Morrisons rebuffed by Archie Norman in quest for non-execs

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The Independent Online

Archie Norman, the highly regarded retailer credited with turning round Asda in the 1990s, has knocked back an approach by Wm Morrison.

Archie Norman, the highly regarded retailer credited with turning round Asda in the 1990s, has knocked back an approach by Wm Morrison.

The supermarket, which issued its fifth profit warning last week, is under intense pressure from investors to appoint more non-executive directors. Currently it has just one, its deputy chairman, David Jones. He is struggling to find people to fill the roles, and has been further hampered by executive chairman, Sir Ken Morrison, with the two men understood to be at odds about suitable candidates.

Mr Norman, a former Tory MP, is understood to have turned down the approach because he is looking to take a stake in another company. Others are also thought to have opted against working with it. Kevin Lomax, the senior independent director at Marks & Spencer, is believed to have been another possibility but sources say he is not interested.

In addition, a retail insider claims two non-executives were due to be announced at the annual general meeting last month but pulled out at the last minute. One was understood to be Helen Weir, the finance director of Lloyds TSB.

"They have got a real problem," said the insider. "Frankly, how can a non-executive sign up for a company that doesn't know how much money it's going to make?"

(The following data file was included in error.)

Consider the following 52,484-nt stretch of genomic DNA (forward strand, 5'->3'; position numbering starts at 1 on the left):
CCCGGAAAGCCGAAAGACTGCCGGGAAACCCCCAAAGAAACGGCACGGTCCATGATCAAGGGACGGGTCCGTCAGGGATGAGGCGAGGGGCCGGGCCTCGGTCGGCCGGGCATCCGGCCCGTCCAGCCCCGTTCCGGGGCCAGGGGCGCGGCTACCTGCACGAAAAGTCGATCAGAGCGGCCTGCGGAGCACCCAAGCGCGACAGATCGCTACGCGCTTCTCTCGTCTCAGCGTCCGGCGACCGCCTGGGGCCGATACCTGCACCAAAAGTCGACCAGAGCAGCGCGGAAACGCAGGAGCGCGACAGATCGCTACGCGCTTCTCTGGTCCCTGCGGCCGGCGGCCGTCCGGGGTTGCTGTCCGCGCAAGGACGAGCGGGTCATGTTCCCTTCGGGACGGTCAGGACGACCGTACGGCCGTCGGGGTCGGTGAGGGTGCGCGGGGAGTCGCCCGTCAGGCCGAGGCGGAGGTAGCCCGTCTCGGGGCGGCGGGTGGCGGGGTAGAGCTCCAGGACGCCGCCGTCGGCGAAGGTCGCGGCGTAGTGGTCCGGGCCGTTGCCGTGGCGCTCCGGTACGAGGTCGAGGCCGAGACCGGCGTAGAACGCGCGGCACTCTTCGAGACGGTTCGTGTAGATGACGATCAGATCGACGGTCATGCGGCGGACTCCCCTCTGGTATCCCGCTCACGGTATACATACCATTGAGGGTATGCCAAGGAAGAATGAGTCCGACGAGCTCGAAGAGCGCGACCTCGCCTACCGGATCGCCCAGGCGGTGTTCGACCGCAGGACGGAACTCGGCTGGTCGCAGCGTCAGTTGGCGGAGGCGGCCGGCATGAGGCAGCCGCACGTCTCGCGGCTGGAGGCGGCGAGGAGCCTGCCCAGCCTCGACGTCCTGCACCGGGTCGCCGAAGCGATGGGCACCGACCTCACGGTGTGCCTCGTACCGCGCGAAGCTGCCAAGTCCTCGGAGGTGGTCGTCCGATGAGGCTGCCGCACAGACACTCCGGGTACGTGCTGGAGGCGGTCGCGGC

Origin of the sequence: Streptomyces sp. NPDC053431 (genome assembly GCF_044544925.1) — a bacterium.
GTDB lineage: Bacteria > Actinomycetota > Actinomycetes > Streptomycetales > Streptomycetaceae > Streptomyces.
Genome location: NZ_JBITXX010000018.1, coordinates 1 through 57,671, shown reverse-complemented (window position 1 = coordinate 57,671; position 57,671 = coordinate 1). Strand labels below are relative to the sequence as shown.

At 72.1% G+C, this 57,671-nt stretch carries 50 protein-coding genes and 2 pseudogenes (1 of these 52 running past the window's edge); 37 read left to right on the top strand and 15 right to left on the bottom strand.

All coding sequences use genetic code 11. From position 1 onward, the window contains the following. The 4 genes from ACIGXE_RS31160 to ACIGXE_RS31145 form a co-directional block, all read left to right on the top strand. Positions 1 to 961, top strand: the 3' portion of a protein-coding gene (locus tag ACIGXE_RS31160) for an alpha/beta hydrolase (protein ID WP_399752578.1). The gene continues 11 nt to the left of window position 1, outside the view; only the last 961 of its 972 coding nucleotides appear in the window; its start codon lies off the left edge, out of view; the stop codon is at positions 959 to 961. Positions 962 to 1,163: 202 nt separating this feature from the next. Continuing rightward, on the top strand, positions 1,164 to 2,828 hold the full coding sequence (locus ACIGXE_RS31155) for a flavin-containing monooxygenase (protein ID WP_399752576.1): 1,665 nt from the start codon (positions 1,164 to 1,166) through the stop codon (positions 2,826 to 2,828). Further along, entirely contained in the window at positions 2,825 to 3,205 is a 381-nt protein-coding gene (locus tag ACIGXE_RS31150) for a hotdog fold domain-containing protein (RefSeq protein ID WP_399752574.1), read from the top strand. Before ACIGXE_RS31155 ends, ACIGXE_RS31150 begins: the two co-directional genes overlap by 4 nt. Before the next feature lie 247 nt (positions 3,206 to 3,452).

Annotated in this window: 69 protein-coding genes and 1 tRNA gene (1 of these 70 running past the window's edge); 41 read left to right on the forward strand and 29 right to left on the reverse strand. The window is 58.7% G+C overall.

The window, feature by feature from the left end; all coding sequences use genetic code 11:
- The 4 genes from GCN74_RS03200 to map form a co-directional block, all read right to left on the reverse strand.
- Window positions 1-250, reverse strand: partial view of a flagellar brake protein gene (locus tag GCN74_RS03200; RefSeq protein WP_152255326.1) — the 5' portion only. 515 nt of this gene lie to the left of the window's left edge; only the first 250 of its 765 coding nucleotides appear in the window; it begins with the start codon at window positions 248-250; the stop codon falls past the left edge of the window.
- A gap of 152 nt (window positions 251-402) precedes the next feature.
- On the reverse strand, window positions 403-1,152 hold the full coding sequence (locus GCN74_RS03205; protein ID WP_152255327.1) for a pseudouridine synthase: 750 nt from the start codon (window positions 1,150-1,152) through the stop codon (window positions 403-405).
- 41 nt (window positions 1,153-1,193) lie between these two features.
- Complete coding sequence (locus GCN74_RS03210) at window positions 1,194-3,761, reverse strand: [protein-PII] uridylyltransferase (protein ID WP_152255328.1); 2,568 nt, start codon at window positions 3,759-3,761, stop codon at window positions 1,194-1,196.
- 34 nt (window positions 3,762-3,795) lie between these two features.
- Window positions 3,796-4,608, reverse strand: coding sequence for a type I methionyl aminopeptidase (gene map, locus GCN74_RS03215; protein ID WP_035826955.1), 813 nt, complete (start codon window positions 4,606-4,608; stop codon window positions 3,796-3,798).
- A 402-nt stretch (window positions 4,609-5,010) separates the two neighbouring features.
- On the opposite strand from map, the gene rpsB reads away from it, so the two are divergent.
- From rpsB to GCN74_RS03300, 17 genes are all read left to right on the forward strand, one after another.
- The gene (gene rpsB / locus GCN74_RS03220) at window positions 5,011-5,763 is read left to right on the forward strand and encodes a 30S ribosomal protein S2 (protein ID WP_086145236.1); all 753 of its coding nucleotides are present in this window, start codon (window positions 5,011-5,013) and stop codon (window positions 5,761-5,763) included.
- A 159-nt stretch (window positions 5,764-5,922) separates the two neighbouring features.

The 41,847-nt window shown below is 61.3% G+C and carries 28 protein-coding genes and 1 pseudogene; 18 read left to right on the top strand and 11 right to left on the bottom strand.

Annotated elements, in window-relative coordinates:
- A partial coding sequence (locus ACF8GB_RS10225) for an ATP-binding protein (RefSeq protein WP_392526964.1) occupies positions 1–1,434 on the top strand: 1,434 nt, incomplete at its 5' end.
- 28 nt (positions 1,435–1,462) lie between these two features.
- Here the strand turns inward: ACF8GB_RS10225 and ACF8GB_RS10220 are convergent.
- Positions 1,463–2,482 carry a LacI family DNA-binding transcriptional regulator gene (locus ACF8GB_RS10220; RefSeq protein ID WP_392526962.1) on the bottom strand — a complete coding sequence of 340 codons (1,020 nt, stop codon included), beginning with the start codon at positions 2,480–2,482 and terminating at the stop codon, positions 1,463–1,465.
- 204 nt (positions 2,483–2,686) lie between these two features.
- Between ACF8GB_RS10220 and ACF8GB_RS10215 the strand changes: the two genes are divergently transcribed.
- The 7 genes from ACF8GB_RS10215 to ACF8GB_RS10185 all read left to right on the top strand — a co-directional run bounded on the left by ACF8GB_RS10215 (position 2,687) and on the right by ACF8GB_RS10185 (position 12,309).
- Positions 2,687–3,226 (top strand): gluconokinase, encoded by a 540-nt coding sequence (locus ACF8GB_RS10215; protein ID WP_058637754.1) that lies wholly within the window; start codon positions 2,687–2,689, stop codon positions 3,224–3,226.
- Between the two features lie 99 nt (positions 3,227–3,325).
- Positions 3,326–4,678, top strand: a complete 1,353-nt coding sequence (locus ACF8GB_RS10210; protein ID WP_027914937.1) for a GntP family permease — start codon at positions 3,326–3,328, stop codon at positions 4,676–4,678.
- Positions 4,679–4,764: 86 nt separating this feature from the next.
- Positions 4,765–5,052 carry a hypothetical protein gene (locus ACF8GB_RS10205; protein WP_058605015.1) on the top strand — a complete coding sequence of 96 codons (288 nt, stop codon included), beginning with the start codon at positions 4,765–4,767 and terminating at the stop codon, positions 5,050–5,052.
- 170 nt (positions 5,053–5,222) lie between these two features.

Since acquiring rival Safeway last March in a £3bn deal, Morrisons has struggled to integrate the chain, causing sales to dip. It recently admitted it was still running double costs.

In May it revealed it could no longer give any guidance on full-year profits and that it had brought in accountants KPMG. Then last week it issued a "clarification" statement, saying full-year profits were likely to come in between £50m and £150m. Analysts had been looking for up to £275m.

Mr Jones said two weeks ago he was confident he would announce four non-executive directors within "weeks rather than months". A Morrisons spokesman said he was still on track to announce the first one.

Mr Jones also said that once the non-executives were appointed, he would start looking for a chief executive to replace Bob Stott. He is due to step down in 2007, but pressure is building to replace him sooner.

Tim Sawyer, the chief executive of corporate governance body Rrev, said: "They [the non-executives] have got to do two things. The first is say 'tell us what is happening with the numbers, tell us exactly so we can then tell the City'. Then they have to ask, 'who are the right people to take this forward?' "

It is thought that the search is already on for a replacement for Mr Stott, but most expect Mr Jones - who is also chairman of Next - to struggle here as well.

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